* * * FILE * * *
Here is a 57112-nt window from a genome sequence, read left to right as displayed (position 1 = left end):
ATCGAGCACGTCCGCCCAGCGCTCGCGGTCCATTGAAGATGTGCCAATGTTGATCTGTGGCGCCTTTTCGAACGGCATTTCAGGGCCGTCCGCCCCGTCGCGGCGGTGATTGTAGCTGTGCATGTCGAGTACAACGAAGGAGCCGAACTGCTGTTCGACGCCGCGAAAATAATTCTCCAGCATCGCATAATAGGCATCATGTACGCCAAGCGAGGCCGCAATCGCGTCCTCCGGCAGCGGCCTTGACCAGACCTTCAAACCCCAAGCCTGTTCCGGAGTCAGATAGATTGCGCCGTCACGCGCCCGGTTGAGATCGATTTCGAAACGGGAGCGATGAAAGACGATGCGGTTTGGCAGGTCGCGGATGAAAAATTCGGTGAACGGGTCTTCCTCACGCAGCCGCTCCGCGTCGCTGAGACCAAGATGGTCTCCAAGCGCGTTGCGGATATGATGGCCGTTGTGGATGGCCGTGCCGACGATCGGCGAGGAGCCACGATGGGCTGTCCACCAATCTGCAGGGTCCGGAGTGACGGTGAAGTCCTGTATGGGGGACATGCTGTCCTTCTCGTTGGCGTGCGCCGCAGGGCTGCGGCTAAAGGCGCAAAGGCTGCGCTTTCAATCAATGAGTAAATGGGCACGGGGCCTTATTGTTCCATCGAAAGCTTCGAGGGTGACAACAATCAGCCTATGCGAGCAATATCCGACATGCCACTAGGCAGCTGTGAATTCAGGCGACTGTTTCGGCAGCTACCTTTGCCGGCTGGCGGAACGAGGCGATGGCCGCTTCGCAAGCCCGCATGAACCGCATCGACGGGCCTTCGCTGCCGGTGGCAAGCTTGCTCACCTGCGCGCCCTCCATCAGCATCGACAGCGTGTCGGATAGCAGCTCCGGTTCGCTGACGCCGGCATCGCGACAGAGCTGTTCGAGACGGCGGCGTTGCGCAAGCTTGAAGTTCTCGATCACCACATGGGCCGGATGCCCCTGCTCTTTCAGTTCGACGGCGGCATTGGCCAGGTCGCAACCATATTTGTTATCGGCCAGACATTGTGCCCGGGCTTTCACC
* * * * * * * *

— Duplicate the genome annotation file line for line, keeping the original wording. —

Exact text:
Here is a 57112-nt window from a genome sequence, read left to right as displayed (position 1 = left end):
ATCGAGCACGTCCGCCCAGCGCTCGCGGTCCATTGAAGATGTGCCAATGTTGATCTGTGGCGCCTTTTCGAACGGCATTTCAGGGCCGTCCGCCCCGTCGCGGCGGTGATTGTAGCTGTGCATGTCGAGTACAACGAAGGAGCCGAACTGCTGTTCGACGCCGCGAAAATAATTCTCCAGCATCGCATAATAGGCATCATGTACGCCAAGCGAGGCCGCAATCGCGTCCTCCGGCAGCGGCCTTGACCAGACCTTCAAACCCCAAGCCTGTTCCGGAGTCAGATAGATTGCGCCGTCACGCGCCCGGTTGAGATCGATTTCGAAACGGGAGCGATGAAAGACGATGCGGTTTGGCAGGTCGCGGATGAAAAATTCGGTGAACGGGTCTTCCTCACGCAGCCGCTCCGCGTCGCTGAGACCAAGATGGTCTCCAAGCGCGTTGCGGATATGATGGCCGTTGTGGATGGCCGTGCCGACGATCGGCGAGGAGCCACGATGGGCTGTCCACCAATCTGCAGGGTCCGGAGTGACGGTGAAGTCCTGTATGGGGGACATGCTGTCCTTCTCGTTGGCGTGCGCCGCAGGGCTGCGGCTAAAGGCGCAAAGGCTGCGCTTTCAATCAATGAGTAAATGGGCACGGGGCCTTATTGTTCCATCGAAAGCTTCGAGGGTGACAACAATCAGCCTATGCGAGCAATATCCGACATGCCACTAGGCAGCTGTGAATTCAGGCGACTGTTTCGGCAGCTACCTTTGCCGGCTGGCGGAACGAGGCGATGGCCGCTTCGCAAGCCCGCATGAACCGCATCGACGGGCCTTCGCTGCCGGTGGCAAGCTTGCTCACCTGCGCGCCCTCCATCAGCATCGACAGCGTGTCGGATAGCAGCTCCGGTTCGCTGACGCCGGCATCGCGACAGAGCTGTTCGAGACGGCGGCGTTGCGCAAGCTTGAAGTTCTCGATCACCACATGGGCCGGATGCCCCTGCTCTTTCAGTTCGACGGCGGCATTGGCCAGGTCGCAACCATATTTGTTATCGGCCAGACATTGTGCCCGGGCTTTCACC